Are Miniature Potbellied Pigs smart?
Yes, pigs are very smart. They are ranked just behind primates and dolphins. They can be trained to perform many “tricks” or tasks. They are even being used to find truffles, as drug sniffing animals, and as assistance animals in some cases.
Can you litter box train a Miniature Potbellied Pig?
Absolutely. Most piglets are trained to a litter pan or puppy pee-pad by the breeder because they are easy to clean. Pigs are naturally tidy animals, and even in a paddock will regularly use one area as a bathroom. Once your pig is older and larger you may find it easy to train him or her to go outside on a leash to potty like a dog.
Do Miniature Potbellied Pigs make good pets?
They can make excellent pets for owners who are willing to make the effort to train and discipline. Pigs are very intelligent animals, and as such can become stubborn if you allow them to become spoiled. They are also very inquisitive and so you must be diligent. Have a Miniature Potbellied Pig is like having a three year old child. Baby proofing cabinets and keeping dangerous objects out of their reach is a must.
Can anyone own a Miniature Potbellied Pig?
No. First you must check the county and local ordinances to make sure you are zoned for a Miniature Potbellied Pig. Some areas classify them as livestock (farm animals) while others will accept them as pets only if they are registered so that they can confirm they are not a commercial pig. Miniature Potbellied Pigs will not do well if they are left alone all the time and are not given proper attention and mental stimulation. They are very intelligent and need mental stimulation and companionship.
Do Miniature Potbellied Pigs get along with other animals?
Yes, if the other animal is willing. Pigs are very social animals and will easily befriend dogs, cats, goats, or almost any other animal. Many owners have dogs that love to cuddle with their little pig friends. Most importantly, especially when dealing with dogs, is that pigs are a food animal and if your dogs have a prey drive they may be a hazard to your pig. Pigs generally do best with animals that have been raised around other animals and are not prey driven. If you have more than one dog you will want to be careful since pack behavior can initiate prey drive. It is always advisable to supervise your pig when socializing with any new animal.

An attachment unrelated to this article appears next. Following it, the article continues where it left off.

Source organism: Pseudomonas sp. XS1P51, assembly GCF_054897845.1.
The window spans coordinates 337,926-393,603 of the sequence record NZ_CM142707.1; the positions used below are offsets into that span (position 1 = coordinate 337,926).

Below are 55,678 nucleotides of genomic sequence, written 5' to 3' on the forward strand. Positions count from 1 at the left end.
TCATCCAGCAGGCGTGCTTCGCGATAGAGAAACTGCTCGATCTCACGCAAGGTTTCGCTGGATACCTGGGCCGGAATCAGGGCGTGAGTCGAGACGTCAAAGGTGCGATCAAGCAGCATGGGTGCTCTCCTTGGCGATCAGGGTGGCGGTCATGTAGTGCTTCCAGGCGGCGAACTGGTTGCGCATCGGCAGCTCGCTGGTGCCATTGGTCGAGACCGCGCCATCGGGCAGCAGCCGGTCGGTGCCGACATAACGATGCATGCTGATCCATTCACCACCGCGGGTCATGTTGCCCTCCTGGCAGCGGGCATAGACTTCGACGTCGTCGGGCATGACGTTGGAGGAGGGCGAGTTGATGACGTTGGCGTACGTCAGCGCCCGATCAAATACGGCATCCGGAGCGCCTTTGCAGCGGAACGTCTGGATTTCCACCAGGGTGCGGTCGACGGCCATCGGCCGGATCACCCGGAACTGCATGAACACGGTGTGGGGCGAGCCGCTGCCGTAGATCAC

Do male or female Miniature Potbellied Pigs make better pets?
Neither make a “better” pet, it all depends on your preference. If you choose a male it absolutely must be neutered if it is going to be a pet and not bred. Boars produce very pungent odors from a variety of places and will mark and do other behaviors trying to attract a mate. Males can also be de-tusked when they are young, but this is at your discretion. De-tusking is done for cosmetic purposes as many would rather not have a pig with several inch long teeth coming out of its mouth. Neutering not only keeps your pig from making your house smell terrible, but you also will not have to deal with male behaviors, and you greatly reduce the risk of tumors in your little piggy. Females can be spayed or intact. There are risks with both. Spayed females must undergo anesthesia, which can be risky (especially if your vet is unfamiliar with mini pigs) and they will gain weight more quickly (which is already an issue for many owners). If the pig is already overweight you increase the risks of anesthesia and surgery greatly. Intact females will cycle every 21 days. The heat cycle itself lasts only a few days and often owners do not notice. The biggest difference is, when they reach the “standing heat” phase, they will stand stock still when you touch them. Occasionally pig owners will report other mild behavioral changes. Some pigs may also develop tumors if they remain intact. If you do have your pig spayed, find an experienced vet who uses isoflourane gas anesthesia as this is safest.